The Riley County Commission will put a half-cent sales tax to the voters in the November election. If passed the County will use 42 percent for Road and Bridge repair. Other Riley County communities will get 2 percent and the City of Manhattan would receive 56 percent for Economic Development.
The Manhattan Area Chamber of Commerce has started a committee called the Economic Development Model Task Force to look at how the City should use the money. The Committee held an organizational meeting Wednesday morning.
Economic Development Model Task Force Members are: Nelson Galle, Gary Greer, George Ham, Nancy Knopp, Jeff Levin, Sue Maes, Bill Muir, Debbie Nuss, Carl Reed, Steve Shields, Bruce Snead, Michael Wilds, Don Wissman, Ex-Officio members are: Ron Fehr, City of Manhattan, Stan Morgan, Riley County, Lyle Butler, Manhattan Area Chamber of Commerce.
Here is a letter the Chamber sent to the City last month asking the
City to appoint three members:
The Riley County Commissioners are placing on the ballot this November a proposed one-half cent replacement sales tax. The proposed revenue would be split between the county and the city with the county’s portion designated for roads and bridges and the city’s portion to be designated for economic development. We are pleased that County Commission Chairman Bob Newsome and the rest of the County Commissioners are providing an opportunity for the community to decide on this important issue.
It appears from the Chamber perspective that the passage of this sales tax is of critical importance to the future prosperity of the area. Continued population decline in the county, a rapidly declining public school population and government revenue shortfalls, if not corrected, will ultimately result in a serious decline in the quality-of-life that all of us here in Manhattan and Riley County have learned to enjoy and in fact take for granted.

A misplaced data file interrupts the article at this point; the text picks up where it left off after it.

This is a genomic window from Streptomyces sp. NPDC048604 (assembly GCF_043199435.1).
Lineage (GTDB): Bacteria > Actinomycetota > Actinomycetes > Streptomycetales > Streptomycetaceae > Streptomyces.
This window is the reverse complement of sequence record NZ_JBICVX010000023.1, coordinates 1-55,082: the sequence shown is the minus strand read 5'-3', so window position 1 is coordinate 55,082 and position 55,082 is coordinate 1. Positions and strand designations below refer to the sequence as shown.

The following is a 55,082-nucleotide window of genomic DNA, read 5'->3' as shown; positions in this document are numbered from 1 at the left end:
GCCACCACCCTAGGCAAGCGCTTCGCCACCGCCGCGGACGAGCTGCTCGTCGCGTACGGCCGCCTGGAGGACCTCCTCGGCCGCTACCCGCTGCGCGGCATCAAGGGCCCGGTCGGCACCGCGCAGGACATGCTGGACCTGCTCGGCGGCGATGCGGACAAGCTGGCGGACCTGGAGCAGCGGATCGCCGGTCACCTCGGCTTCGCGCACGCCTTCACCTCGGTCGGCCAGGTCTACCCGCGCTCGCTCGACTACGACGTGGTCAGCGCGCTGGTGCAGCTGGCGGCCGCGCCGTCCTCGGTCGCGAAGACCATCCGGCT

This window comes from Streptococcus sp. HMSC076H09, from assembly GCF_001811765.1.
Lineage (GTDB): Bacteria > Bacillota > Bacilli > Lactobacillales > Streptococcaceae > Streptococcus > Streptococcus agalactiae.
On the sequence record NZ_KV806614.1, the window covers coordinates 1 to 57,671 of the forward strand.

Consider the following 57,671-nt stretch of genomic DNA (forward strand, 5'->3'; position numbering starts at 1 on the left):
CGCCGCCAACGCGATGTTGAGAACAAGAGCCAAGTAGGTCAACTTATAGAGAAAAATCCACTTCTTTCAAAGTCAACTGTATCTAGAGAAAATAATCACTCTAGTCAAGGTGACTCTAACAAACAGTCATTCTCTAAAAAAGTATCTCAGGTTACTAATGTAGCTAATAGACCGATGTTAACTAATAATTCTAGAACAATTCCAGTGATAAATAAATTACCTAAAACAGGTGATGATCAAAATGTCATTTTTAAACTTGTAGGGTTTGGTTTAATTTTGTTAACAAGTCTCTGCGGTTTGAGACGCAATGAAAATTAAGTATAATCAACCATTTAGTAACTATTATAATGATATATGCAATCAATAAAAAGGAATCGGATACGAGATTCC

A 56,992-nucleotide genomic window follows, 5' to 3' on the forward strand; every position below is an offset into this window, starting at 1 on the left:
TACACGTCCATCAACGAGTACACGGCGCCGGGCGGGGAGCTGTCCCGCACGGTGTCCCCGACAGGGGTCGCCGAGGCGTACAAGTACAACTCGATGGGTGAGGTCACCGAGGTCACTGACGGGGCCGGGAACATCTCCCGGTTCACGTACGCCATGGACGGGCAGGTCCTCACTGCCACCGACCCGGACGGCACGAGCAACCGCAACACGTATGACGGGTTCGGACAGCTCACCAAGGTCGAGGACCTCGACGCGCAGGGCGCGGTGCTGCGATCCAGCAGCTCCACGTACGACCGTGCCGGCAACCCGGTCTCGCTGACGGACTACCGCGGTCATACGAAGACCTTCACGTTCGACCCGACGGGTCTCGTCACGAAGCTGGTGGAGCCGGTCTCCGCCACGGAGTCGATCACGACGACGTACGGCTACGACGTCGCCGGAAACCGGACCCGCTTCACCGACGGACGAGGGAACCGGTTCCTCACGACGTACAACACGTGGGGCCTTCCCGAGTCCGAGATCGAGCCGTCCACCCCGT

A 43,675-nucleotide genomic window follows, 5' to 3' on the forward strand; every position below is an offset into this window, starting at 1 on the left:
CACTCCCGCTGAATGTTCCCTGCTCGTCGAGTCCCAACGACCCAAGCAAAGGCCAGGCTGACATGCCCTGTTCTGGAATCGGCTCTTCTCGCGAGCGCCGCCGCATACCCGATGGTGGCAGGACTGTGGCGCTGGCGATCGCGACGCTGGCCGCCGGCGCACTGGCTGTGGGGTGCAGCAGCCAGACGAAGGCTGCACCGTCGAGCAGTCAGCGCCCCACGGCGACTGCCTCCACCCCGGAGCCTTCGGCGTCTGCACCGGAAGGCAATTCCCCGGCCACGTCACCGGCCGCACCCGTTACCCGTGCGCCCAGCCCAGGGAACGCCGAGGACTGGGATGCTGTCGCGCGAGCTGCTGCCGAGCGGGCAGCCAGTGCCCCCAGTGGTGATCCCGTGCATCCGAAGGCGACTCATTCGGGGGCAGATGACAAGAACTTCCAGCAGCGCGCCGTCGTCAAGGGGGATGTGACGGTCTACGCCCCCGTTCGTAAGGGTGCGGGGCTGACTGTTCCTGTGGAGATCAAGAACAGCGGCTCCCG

From the 2001 Manhattan Mayors’ Special Committee on Economic Development, a diverse committee coming from various backgrounds and political persuasions came to a unanimous conclusion:
"A community’s quality-of-life level is greatly determined by its economic wealth. A large and diverse tax base, the existence of well-paying, high skilled jobs, and the education infrastructure needed to provide the skilled labor pool are critical to increasing a community’s economic wealth. A well planned, targeted, controlled and adequately funded economic development effort leveraging Manhattan’s strengths while shoring up its weaknesses is key to increasing our community’s economic wealth."
Based on the above community concerns, the recommendations of the Mayors’
Special Committee on Economic Development and the formal ending of MED
OFAB, the Manhattan Area Chamber of Commerce is establishing a broad-base
committee to make recommendations for the governance and a model for the
eventual use of sales tax revenue that is being considered for our community’s
economic development efforts.